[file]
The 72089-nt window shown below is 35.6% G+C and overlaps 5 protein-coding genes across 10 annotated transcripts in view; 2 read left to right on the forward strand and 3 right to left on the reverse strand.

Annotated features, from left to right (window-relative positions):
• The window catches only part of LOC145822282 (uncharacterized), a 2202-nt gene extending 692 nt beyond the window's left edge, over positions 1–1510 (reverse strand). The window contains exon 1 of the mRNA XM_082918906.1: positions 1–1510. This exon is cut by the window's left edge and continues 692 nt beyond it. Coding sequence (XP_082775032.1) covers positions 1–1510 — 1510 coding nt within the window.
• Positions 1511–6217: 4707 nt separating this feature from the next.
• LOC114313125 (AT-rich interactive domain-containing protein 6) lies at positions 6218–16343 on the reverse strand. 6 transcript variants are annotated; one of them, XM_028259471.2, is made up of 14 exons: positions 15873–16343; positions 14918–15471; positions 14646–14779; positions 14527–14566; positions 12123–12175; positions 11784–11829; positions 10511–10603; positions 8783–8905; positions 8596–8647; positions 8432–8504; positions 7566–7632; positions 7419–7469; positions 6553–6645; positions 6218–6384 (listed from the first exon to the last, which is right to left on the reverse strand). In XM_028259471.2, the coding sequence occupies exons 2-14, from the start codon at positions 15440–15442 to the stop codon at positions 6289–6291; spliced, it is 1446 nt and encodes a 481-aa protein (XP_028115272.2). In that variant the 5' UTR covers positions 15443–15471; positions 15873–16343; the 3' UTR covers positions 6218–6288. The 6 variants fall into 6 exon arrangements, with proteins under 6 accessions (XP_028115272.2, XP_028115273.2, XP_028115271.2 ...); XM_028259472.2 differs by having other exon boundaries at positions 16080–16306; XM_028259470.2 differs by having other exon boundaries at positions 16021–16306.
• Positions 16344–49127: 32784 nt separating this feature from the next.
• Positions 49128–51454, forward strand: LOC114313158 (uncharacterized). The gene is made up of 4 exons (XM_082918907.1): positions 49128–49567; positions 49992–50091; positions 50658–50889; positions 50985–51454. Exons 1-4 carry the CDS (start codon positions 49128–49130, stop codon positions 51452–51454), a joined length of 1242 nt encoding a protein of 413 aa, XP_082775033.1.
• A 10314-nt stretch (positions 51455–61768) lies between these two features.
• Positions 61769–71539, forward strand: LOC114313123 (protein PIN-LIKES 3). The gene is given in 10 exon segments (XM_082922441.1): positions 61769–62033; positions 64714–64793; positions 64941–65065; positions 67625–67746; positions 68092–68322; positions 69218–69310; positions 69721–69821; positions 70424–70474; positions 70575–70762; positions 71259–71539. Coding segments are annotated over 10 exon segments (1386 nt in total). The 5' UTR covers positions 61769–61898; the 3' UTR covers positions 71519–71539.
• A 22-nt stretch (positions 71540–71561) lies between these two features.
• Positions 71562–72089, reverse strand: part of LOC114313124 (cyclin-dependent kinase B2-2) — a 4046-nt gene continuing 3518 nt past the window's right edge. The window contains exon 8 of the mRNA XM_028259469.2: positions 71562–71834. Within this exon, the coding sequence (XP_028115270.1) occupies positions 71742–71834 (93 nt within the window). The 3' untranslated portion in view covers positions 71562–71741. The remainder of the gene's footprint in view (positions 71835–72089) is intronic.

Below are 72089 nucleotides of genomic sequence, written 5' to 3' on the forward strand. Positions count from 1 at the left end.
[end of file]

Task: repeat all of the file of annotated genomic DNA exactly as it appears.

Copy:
The 72089-nt window shown below is 35.6% G+C and overlaps 5 protein-coding genes across 10 annotated transcripts in view; 2 read left to right on the forward strand and 3 right to left on the reverse strand.

Annotated features, from left to right (window-relative positions):
• The window catches only part of LOC145822282 (uncharacterized), a 2202-nt gene extending 692 nt beyond the window's left edge, over positions 1–1510 (reverse strand). The window contains exon 1 of the mRNA XM_082918906.1: positions 1–1510. This exon is cut by the window's left edge and continues 692 nt beyond it. Coding sequence (XP_082775032.1) covers positions 1–1510 — 1510 coding nt within the window.
• Positions 1511–6217: 4707 nt separating this feature from the next.
• LOC114313125 (AT-rich interactive domain-containing protein 6) lies at positions 6218–16343 on the reverse strand. 6 transcript variants are annotated; one of them, XM_028259471.2, is made up of 14 exons: positions 15873–16343; positions 14918–15471; positions 14646–14779; positions 14527–14566; positions 12123–12175; positions 11784–11829; positions 10511–10603; positions 8783–8905; positions 8596–8647; positions 8432–8504; positions 7566–7632; positions 7419–7469; positions 6553–6645; positions 6218–6384 (listed from the first exon to the last, which is right to left on the reverse strand). In XM_028259471.2, the coding sequence occupies exons 2-14, from the start codon at positions 15440–15442 to the stop codon at positions 6289–6291; spliced, it is 1446 nt and encodes a 481-aa protein (XP_028115272.2). In that variant the 5' UTR covers positions 15443–15471; positions 15873–16343; the 3' UTR covers positions 6218–6288. The 6 variants fall into 6 exon arrangements, with proteins under 6 accessions (XP_028115272.2, XP_028115273.2, XP_028115271.2 ...); XM_028259472.2 differs by having other exon boundaries at positions 16080–16306; XM_028259470.2 differs by having other exon boundaries at positions 16021–16306.
• Positions 16344–49127: 32784 nt separating this feature from the next.
• Positions 49128–51454, forward strand: LOC114313158 (uncharacterized). The gene is made up of 4 exons (XM_082918907.1): positions 49128–49567; positions 49992–50091; positions 50658–50889; positions 50985–51454. Exons 1-4 carry the CDS (start codon positions 49128–49130, stop codon positions 51452–51454), a joined length of 1242 nt encoding a protein of 413 aa, XP_082775033.1.
• A 10314-nt stretch (positions 51455–61768) lies between these two features.
• Positions 61769–71539, forward strand: LOC114313123 (protein PIN-LIKES 3). The gene is given in 10 exon segments (XM_082922441.1): positions 61769–62033; positions 64714–64793; positions 64941–65065; positions 67625–67746; positions 68092–68322; positions 69218–69310; positions 69721–69821; positions 70424–70474; positions 70575–70762; positions 71259–71539. Coding segments are annotated over 10 exon segments (1386 nt in total). The 5' UTR covers positions 61769–61898; the 3' UTR covers positions 71519–71539.
• A 22-nt stretch (positions 71540–71561) lies between these two features.
• Positions 71562–72089, reverse strand: part of LOC114313124 (cyclin-dependent kinase B2-2) — a 4046-nt gene continuing 3518 nt past the window's right edge. The window contains exon 8 of the mRNA XM_028259469.2: positions 71562–71834. Within this exon, the coding sequence (XP_028115270.1) occupies positions 71742–71834 (93 nt within the window). The 3' untranslated portion in view covers positions 71562–71741. The remainder of the gene's footprint in view (positions 71835–72089) is intronic.

Below are 72089 nucleotides of genomic sequence, written 5' to 3' on the forward strand. Positions count from 1 at the left end.